Mark Clavette, a state wildlife biologist, says the natural route is really convenient for public works and highway dudes looking to get rid of smelly, smashed dead animals. "Their carcasses are left for scavengers to consume," he says.
"The reality is that animals die in the woods all the time," Nursick points out, "and they don't get buried... Something else [besides humans] is going to be taking care of it."
Drivers can report roadkill on the state DOT's website and many municipal sites.
Roadkill disposal can sometimes involve police, road workers, and animal control officers. "Sometimes even public health gets involved as well," says Stephen Savarese, public works director for Orange.
Almost every animal native to Connecticut has ended up as roadkill at one time.
The reason so many white-tailed deer are hit is that there are a hell of a lot of them wandering around. The state's deer population is estimated at somewhere around 126,000, Clavette says. And motorists are almost as effective in thinning out the herds as hunters, who shoot and kill more than 12,000 annually.
State wildlife experts say at least a couple of moose are hit in this state every year, which is a fairly high percentage when you consider our entire moose population may not be more than 100 of the big beasts.
One ironic moose-kill incident occurred in 2007 when a young 500-pound male was struck and badly injured by a driver on the Merritt Parkway in New Canaan. The accident resulted in injuries to the motorist and the moose having to be put out of its misery. The ironic part was the driver was from New Hampshire, a state famous for its big moose population and moose warning road signs.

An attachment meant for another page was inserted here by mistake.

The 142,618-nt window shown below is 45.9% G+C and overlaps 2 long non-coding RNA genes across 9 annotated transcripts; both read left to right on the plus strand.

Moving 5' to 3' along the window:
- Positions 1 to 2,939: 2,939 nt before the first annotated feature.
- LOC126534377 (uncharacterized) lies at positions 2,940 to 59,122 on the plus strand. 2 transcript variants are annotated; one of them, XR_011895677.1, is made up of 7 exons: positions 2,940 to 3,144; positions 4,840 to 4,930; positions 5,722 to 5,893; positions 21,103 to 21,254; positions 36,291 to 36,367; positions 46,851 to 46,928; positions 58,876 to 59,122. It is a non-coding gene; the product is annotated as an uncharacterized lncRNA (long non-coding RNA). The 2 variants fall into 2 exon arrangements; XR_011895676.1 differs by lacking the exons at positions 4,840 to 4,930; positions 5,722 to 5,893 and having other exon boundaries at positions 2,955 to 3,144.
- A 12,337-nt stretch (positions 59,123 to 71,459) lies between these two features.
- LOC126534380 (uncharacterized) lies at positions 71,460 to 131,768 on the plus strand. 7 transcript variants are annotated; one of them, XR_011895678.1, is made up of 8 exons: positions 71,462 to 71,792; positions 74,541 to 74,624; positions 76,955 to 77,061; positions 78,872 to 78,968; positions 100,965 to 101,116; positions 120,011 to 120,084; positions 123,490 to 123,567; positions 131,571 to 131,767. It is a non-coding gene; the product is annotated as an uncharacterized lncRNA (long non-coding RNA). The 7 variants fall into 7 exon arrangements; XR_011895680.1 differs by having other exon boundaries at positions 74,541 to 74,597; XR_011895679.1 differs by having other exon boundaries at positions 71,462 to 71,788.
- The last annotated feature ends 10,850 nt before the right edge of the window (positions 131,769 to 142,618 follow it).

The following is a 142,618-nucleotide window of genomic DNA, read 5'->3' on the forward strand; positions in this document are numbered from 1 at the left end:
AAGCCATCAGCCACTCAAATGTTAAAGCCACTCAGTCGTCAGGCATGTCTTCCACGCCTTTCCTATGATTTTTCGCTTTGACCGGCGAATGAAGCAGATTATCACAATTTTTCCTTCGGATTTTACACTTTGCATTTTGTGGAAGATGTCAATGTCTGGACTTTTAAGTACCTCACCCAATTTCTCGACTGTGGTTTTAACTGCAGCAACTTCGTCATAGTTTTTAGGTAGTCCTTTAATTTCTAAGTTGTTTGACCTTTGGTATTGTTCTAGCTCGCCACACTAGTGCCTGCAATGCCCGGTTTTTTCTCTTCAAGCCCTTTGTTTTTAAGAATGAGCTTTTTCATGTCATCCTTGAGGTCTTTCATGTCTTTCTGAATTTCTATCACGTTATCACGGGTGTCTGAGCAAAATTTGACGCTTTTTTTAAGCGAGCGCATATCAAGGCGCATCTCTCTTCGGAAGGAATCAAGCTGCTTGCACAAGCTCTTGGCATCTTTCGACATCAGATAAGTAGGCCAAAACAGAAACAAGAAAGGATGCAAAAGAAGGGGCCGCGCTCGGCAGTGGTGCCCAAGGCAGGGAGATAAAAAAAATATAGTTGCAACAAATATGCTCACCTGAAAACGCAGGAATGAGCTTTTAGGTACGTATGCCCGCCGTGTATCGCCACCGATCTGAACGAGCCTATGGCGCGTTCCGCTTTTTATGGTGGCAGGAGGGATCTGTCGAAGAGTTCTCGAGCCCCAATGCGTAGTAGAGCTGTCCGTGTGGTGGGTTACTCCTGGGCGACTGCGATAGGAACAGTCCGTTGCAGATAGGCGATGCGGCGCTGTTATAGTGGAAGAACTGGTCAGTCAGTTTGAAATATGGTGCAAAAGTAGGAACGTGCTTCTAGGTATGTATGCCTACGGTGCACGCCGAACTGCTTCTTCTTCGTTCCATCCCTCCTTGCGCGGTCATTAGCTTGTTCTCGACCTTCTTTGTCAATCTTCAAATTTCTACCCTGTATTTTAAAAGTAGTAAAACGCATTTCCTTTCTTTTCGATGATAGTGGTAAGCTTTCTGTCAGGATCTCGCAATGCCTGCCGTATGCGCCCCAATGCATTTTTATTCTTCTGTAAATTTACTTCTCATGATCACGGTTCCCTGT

The most unusual roadkill victim in state history was the mountain lion that was hit on the Wilbur Cross Parkway in Milford in June 2011. Until that moment, state officials had insisted there were no truly wild cougars in Connecticut. It turned out this bad boy had wandered here all the way from the Black Hills of South Dakota.
The body of the "St. Croix Cougar," as the big cat was known from his time dallying in Wisconsin, was taken to a state facility in Burlington for examination and burial. When a bear or moose or other rare animal is hit, the state Department of Energy and Environmental Protection experts are called.